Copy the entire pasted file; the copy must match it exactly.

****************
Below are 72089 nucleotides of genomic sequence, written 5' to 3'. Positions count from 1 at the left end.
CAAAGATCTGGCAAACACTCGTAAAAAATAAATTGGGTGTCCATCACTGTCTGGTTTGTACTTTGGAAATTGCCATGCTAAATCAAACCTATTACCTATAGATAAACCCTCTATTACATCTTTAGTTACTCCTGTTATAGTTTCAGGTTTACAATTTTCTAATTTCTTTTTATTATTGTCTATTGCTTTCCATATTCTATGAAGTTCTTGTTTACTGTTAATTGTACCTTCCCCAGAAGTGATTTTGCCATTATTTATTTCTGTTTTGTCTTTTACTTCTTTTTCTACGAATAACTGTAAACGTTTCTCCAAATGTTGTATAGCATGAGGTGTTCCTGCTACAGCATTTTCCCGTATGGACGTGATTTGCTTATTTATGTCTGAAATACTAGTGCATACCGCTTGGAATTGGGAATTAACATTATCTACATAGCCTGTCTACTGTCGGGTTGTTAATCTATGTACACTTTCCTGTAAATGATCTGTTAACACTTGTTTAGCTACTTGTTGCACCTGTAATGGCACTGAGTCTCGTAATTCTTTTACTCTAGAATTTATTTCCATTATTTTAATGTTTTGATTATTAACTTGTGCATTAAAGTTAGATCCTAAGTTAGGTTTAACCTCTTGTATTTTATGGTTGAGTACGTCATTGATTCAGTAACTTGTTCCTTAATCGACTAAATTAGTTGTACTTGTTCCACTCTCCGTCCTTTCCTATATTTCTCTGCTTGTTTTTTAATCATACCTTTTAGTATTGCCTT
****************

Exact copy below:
Below are 72089 nucleotides of genomic sequence, written 5' to 3'. Positions count from 1 at the left end.
CAAAGATCTGGCAAACACTCGTAAAAAATAAATTGGGTGTCCATCACTGTCTGGTTTGTACTTTGGAAATTGCCATGCTAAATCAAACCTATTACCTATAGATAAACCCTCTATTACATCTTTAGTTACTCCTGTTATAGTTTCAGGTTTACAATTTTCTAATTTCTTTTTATTATTGTCTATTGCTTTCCATATTCTATGAAGTTCTTGTTTACTGTTAATTGTACCTTCCCCAGAAGTGATTTTGCCATTATTTATTTCTGTTTTGTCTTTTACTTCTTTTTCTACGAATAACTGTAAACGTTTCTCCAAATGTTGTATAGCATGAGGTGTTCCTGCTACAGCATTTTCCCGTATGGACGTGATTTGCTTATTTATGTCTGAAATACTAGTGCATACCGCTTGGAATTGGGAATTAACATTATCTACATAGCCTGTCTACTGTCGGGTTGTTAATCTATGTACACTTTCCTGTAAATGATCTGTTAACACTTGTTTAGCTACTTGTTGCACCTGTAATGGCACTGAGTCTCGTAATTCTTTTACTCTAGAATTTATTTCCATTATTTTAATGTTTTGATTATTAACTTGTGCATTAAAGTTAGATCCTAAGTTAGGTTTAACCTCTTGTATTTTATGGTTGAGTACGTCATTGATTCAGTAACTTGTTCCTTAATCGACTAAATTAGTTGTACTTGTTCCACTCTCCGTCCTTTCCTATATTTCTCTGCTTGTTTTTTAATCATACCTTTTAGTATTGCCTT